Rogers takeover of Shaw approved, with conditions

The federal government has approved the multibillion-dollar merger of telecom companies Rogers and Shaw, but with conditions that Ottawa insists will make the deal good for consumers.

François-Philippe Champagne, minister of innovation, science and industry, said at a news conference Friday that the government has approved the transaction first proposed in 2021.

As part of the deal, the vast majority of Shaw’s wireless business, Freedom Mobile, will be sold to Quebec-based Videotron. While Freedom Mobile and its more than two million customers will move over to Videotron, Rogers will maintain a much smaller part of Shaw’s wireless business, known as Shaw Mobile, which operates mostly in Alberta and B.C.

Those Shaw Mobile customers will be added to Rogers’ more than 10 million wireless customers across all of its brands, which includes Fido, Chatr and others.

The approval comes with 21 conditions that the government says are “legally enforceable,” including that Videotron will start to offer plans that are comparable to those currently available in Quebec and they can’t sell the wireless assets to anyone else for at least a decade.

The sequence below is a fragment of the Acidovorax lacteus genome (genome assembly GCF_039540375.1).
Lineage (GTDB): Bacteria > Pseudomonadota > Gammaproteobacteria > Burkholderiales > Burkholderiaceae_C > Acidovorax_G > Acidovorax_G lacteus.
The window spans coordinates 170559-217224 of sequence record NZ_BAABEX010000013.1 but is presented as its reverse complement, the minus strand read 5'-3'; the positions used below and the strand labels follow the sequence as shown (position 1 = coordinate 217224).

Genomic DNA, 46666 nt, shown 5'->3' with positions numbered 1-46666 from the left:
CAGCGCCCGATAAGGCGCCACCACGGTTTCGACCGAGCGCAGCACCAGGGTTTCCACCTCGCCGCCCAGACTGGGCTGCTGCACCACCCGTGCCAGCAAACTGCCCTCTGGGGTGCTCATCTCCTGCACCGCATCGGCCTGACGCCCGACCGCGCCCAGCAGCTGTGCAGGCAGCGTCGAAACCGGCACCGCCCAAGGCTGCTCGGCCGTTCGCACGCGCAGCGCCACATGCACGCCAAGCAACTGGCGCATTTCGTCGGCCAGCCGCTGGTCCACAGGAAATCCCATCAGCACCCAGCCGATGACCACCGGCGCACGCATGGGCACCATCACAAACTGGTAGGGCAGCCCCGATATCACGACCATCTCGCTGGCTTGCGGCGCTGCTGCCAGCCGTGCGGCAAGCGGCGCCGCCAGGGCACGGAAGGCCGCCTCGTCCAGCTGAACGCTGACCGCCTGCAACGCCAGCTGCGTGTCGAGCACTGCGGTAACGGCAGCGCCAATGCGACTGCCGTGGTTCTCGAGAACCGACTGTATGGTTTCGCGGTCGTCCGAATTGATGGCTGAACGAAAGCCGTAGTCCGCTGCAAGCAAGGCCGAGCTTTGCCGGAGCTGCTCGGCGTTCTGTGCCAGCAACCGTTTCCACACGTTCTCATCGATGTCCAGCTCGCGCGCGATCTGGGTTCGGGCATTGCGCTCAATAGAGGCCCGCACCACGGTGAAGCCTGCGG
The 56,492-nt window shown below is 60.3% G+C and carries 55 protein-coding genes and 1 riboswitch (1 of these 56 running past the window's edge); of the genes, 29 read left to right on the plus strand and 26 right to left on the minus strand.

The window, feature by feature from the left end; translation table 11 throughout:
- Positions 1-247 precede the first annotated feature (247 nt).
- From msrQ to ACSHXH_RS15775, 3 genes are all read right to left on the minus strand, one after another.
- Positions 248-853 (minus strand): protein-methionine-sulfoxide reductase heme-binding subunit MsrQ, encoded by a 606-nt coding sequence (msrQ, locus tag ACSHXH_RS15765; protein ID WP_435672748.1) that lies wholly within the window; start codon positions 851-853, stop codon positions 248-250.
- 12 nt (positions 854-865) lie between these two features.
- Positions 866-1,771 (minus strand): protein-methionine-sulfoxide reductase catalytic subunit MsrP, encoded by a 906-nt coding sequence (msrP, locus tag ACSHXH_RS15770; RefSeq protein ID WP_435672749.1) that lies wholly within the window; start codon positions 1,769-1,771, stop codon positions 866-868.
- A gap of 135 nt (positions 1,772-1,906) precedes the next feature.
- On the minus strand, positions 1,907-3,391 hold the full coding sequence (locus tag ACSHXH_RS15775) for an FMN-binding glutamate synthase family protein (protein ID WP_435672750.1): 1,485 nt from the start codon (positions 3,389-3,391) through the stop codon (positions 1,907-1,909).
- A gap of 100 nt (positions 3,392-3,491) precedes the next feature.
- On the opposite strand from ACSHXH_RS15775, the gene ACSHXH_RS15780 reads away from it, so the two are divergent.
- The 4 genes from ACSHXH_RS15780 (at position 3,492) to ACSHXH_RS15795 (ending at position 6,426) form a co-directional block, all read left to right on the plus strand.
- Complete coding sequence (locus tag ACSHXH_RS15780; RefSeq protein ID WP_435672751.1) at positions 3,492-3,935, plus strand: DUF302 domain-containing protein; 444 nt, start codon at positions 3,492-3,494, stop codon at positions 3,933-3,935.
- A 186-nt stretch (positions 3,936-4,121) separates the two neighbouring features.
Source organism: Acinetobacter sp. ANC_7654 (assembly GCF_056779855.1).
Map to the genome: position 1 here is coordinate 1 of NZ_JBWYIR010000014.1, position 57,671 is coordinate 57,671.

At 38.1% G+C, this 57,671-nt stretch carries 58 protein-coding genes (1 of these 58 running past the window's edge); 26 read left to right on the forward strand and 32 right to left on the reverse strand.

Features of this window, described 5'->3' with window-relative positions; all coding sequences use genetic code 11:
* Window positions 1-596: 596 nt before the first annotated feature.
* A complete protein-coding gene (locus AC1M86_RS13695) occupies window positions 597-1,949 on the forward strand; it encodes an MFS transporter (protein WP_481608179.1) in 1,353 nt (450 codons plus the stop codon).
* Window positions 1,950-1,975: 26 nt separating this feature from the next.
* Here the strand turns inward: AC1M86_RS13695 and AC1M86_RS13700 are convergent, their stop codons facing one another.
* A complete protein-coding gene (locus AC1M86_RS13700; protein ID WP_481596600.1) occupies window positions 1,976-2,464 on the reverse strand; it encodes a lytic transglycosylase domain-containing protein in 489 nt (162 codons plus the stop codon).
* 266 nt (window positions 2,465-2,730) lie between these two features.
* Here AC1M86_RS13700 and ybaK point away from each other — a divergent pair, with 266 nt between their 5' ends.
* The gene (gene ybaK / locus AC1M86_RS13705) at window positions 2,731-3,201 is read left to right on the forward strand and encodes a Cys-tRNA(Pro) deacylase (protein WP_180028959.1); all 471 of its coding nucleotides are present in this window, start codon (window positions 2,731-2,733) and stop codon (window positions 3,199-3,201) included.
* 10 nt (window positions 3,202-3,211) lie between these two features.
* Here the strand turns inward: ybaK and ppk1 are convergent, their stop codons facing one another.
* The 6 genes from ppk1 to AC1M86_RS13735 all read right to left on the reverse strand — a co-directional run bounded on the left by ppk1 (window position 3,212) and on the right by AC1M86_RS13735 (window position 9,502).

Videotron must also:

  • Offer 5G service everywhere Freedom currently operates within two years.
  • Offer service in Manitoba via MVNO.
  • Increase the data allotments for existing Freedom customers by 10 per cent.

“Today, I am informing Canadians that I have secured on their behalf unprecedented and legally binding commitments from Rogers and Videotron. And, after imposing strict conditions, the spectrum licences of Freedom Mobile will be transferred to Videotron,” Champagne said.

Rogers chairman Edward Rogers, right, and Shaw CEO Brad Shaw, left, have been trying to finalize the merger of their two companies for more than two years. (David Kawai/Bloomberg)

While Shaw’s mobile business and its more than two million wireless customers will move to Quebecor, Rogers will take over Shaw’s media and cable assets, most of which are in Western Canada. But Champagne says those assets are also subject to numerous conditions.

They include a requirement to create 3,000 jobs in Western Canada, to spend billions to expand its broadband and wireless networks and to offer new lower cost plans to consumers in both.

“Should the parties fail to live up to any of their commitments, our government will use every means in our power to enforce the terms on behalf of Canadians,” Champagne said, noting that Rogers is subject to financial penalties of up to $1 billion for non-compliance.

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